Transforming Healthcare

Using A3 thinking to improve the STAT medication process

Abstract

BACKGROUND

Although the term STAT conveys a sense of urgency, it is sometimes used to circumvent a system that may be too slow to accomplish tasks in a timely manner. We describe a quality‐improvement project undertaken by a US Department of Veterans Affairs (VA) hospital to improve the STAT medication process.

METHODS

We adapted A3 Thinking, a problem‐solving process common in Lean organizations, to our problem. In the discovery phase, a color‐coded flow map of the existing process was constructed, and a real‐time STAT order was followed in a modified “Go to the Gemba” exercise. In the envisioning phase, the team brainstormed to come up with as many improvement ideas as possible, which were then prioritized based on the anticipated effort and impact. The team then identified initial experiments to be carried out in the experimentation phase; each experiment followed a standard Plan‐Do‐Study‐Act cycle.

RESULTS

On average, the number of STAT medications ordered per month decreased by 9.5%. The average time from STAT order entry to administration decreased by 21%, and time from medication delivery to administration decreased by 26%. Improvements were also made in technician awareness of STAT medications and nurse notification of STAT medication delivery.

CONCLUSIONS

Adapting A3 Thinking for process improvement was a low‐cost/low‐tech option for a VA facility. The A3 Thinking process led to a better understanding of the meaning of STAT across disciplines, and promoted a collaborative culture in which other hospital‐wide problems may be addressed in the future. Journal of Hospital Medicine 2014;9:540–544. 2014 Society of Hospital Medicine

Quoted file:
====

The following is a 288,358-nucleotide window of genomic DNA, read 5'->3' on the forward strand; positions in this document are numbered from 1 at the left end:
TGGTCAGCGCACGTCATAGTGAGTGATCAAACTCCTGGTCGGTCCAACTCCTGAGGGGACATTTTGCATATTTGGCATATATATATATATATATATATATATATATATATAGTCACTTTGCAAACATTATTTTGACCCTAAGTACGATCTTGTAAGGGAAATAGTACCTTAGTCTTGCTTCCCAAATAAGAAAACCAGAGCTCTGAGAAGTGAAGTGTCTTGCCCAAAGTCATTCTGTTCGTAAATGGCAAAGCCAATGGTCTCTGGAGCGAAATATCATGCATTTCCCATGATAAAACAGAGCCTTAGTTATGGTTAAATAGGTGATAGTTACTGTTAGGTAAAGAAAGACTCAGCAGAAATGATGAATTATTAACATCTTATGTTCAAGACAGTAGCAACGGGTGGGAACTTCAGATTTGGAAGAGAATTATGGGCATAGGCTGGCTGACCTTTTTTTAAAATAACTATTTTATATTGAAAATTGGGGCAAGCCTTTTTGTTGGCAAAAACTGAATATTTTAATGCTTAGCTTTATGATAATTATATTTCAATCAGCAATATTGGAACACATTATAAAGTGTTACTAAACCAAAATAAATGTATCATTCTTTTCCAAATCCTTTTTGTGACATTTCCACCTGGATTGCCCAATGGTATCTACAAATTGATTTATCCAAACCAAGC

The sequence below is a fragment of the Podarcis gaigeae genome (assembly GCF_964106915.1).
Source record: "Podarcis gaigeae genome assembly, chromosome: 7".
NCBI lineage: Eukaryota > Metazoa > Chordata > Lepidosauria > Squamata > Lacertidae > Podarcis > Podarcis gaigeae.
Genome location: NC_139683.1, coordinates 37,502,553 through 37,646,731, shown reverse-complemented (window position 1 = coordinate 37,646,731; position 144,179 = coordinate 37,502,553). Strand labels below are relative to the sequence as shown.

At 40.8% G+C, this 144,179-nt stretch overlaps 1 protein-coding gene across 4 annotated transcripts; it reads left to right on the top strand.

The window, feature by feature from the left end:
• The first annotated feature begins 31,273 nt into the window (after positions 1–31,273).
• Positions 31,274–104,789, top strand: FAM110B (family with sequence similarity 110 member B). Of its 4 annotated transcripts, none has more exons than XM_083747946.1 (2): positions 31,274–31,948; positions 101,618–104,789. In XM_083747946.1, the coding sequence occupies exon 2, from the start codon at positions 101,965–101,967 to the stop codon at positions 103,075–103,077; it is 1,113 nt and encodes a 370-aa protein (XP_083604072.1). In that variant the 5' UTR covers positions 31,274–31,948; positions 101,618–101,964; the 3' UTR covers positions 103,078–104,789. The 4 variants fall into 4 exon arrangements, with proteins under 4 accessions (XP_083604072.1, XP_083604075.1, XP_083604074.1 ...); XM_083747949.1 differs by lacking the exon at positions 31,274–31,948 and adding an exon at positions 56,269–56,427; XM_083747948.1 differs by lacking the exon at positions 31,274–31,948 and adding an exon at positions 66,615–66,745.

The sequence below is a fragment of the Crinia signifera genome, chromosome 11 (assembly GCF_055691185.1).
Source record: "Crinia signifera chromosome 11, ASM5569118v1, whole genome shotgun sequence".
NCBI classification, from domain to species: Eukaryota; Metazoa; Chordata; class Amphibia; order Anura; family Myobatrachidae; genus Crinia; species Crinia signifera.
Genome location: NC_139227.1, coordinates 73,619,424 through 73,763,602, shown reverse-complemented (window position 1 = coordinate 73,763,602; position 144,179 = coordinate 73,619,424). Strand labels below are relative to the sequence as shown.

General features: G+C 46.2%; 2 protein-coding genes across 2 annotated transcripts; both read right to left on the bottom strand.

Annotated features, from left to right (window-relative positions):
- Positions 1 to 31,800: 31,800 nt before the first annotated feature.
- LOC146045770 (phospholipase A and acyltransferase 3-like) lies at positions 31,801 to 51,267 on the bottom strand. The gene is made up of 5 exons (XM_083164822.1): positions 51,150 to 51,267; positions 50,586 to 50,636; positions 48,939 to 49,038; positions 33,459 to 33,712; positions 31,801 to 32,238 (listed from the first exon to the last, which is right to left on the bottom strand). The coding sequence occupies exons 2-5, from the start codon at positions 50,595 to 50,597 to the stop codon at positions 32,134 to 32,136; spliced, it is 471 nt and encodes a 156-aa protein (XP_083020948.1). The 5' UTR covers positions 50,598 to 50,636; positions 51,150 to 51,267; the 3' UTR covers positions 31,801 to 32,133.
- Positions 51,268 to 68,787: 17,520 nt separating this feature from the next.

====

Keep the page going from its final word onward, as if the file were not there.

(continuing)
Published 2014. This article is a U.S. Government work and is in the public domain in the USA.

STAT is an abbreviation of the Latin word statim, meaning immediately,[1] and has been a part of healthcare's lexicon for almost as long as there have been hospitals. STAT conveys a sense of urgency, compelling those who hear STAT to act quickly. Unfortunately, given the lack of a consistent understanding of STAT, the term in reality often has an alternate use: to hurry up or to complete sooner than routine, and is sometimes used to circumvent a system that is perceived to be too slow to accomplish a routine task in a timely manner.

As part of a larger systems redesign effort to improve patient safety and quality of care, an institutional review board (IRB)‐approved qualitative study was conducted on 2 medical‐surgical units in a US Department of Veterans Affairs (VA) hospital to explore communication patterns between physicians and nurses.[2] The study revealed wide variation in understanding between physicians and nurses on the ordering and administration of STAT medication. Physicians were unaware that when they placed a STAT order into the computerized patient record system (CPRS), nurses were not automatically alerted about the order. At this facility, nurses did not carry pagers. Although each unit had a supply of wireless telephones, they were often unreliable and therefore not used consistently. Nurses were required by policy to check the CPRS for new orders every 2 hours. This was an inefficient and possibly dangerous process,[3] because if a nurse was not expecting a STAT order, 2 hours could elapse before she or he saw the order in the CPRS and began to look for the medication. A follow‐up survey completed by physicians, nurses, pharmacists, and pharmacy technicians demonstrated stark differences on the definition of STAT and overlap with similar terms such as NOW and ASAP. Interviews with ordering providers indicated that 36% of the time a STAT was ordered it was not clinically urgent, but instead ordered STAT to speed up the process.

The STAT medication process was clearly in need of improvement, but previous quality improvement projects in our organization had varying degrees of success. For example, we used Lean methodology in an attempt to improve our discharge process. We conducted a modified rapid process discharge improvement workshop[4] structured in phases over 4 weeks. During the workshops, a strong emphasis remained on the solutions to the problem, and we were unable to help the team move from a mindset of fix it to create it. This limited the buy‐in of team members, the creativity of their ideas for improvement, and ultimately the momentum to improve the process.